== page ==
- Prepare for the worst. Sometimes the worst is what happened to Kate Morton. She made 17.3 million dollars, most of which she never expected to earn. That’s creating all kinds of problems for her, problems she clearly never thought of. So, sometimes, my friends, success is the worst thing that can happen to you—at least in your relationship with the people you do business with.
- Make sure your agreements with other parties include provisions for success and failure.
- Make sure the agreements are easy to sever.
- Make sure you understand the business of writing.
As I said for years, the writers whose careers end badly are always writers who don’t understand business. Make sure you’re not one of them.
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“Business Musings: An Example of Writerly Cluelessness,” copyright © 2018 by Kristine Kathryn Rusch. Image at the top of the blog copyright © Can Stock Photo/Arsgera.
As mentioned in my reply to RRHersch, above, the judgement was brought down yesterday. The court dismissed Selwa Anthony’s claim and partially upheld Kate Morton’s.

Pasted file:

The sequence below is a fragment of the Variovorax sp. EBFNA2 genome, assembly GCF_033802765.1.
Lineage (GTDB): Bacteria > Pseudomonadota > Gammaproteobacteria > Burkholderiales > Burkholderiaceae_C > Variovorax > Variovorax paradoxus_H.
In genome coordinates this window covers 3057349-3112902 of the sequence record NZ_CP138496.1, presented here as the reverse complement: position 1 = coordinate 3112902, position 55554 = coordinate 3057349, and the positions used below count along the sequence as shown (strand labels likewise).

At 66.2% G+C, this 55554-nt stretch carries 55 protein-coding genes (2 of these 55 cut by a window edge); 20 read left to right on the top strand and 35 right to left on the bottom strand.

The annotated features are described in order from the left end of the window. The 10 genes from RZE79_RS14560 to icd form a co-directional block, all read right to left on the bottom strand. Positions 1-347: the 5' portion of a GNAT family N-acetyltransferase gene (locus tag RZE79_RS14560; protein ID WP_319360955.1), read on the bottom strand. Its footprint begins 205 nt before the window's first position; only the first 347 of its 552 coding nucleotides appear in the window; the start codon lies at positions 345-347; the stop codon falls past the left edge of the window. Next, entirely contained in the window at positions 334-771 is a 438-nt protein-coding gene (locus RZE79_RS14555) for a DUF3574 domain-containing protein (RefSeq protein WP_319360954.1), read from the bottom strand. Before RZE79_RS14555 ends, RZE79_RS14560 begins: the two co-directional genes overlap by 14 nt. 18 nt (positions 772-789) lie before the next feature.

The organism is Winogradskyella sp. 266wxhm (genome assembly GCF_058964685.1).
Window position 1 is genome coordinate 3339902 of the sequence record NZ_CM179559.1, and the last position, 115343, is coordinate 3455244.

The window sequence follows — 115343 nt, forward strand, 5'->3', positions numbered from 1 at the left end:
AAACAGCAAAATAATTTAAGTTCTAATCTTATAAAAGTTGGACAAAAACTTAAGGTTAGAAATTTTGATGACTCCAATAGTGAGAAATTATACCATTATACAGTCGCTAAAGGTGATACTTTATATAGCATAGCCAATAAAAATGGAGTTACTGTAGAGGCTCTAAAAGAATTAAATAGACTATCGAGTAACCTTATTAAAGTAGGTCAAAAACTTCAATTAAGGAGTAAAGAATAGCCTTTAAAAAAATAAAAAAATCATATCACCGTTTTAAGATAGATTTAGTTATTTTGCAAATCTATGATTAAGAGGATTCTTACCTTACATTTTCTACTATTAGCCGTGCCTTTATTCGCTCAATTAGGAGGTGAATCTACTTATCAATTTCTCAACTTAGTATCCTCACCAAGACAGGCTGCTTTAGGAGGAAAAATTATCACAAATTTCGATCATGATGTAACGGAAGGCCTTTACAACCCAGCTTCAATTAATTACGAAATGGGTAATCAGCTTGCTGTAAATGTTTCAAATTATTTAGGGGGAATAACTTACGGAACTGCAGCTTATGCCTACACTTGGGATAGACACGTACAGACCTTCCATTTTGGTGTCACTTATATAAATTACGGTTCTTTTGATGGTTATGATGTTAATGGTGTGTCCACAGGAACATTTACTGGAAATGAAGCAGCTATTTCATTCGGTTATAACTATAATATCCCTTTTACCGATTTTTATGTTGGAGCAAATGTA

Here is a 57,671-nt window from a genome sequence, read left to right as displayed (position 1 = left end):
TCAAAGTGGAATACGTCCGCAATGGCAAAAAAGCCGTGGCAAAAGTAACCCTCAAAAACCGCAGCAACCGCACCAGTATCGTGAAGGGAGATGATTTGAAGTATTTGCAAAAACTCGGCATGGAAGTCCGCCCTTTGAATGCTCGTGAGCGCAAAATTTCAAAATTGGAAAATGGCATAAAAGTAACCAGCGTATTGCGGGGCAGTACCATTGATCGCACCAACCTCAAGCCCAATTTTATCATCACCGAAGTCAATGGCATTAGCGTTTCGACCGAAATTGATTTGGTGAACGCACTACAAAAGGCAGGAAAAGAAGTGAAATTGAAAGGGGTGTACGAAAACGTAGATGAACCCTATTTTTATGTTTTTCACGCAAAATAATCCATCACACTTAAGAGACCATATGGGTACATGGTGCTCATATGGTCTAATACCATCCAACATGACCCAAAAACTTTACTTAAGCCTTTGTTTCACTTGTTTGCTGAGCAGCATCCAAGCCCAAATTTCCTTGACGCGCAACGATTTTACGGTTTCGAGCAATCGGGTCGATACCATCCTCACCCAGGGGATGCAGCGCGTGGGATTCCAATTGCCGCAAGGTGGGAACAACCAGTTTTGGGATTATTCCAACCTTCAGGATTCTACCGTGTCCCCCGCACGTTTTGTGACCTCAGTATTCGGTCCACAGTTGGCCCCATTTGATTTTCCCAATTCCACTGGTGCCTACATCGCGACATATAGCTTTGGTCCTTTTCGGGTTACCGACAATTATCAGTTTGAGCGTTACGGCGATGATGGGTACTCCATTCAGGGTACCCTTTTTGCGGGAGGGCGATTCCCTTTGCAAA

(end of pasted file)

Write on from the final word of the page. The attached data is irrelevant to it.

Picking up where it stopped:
Here’s the summary. The full judgement is also publically available.
Thanks for this essay and for the link to the article about the tsimmes in Australia. It’s a good reminder that “negotiations” aren’t merely about the rosy future when a studio exec comes calling with a movie deal. They start now, with contracts with editors, cover artists, formatters, and even agents if we feel we simply must have them. It’s so easy with these people to believe we’re going to hurt their feelings or insult them if we insist on doing everything in writing.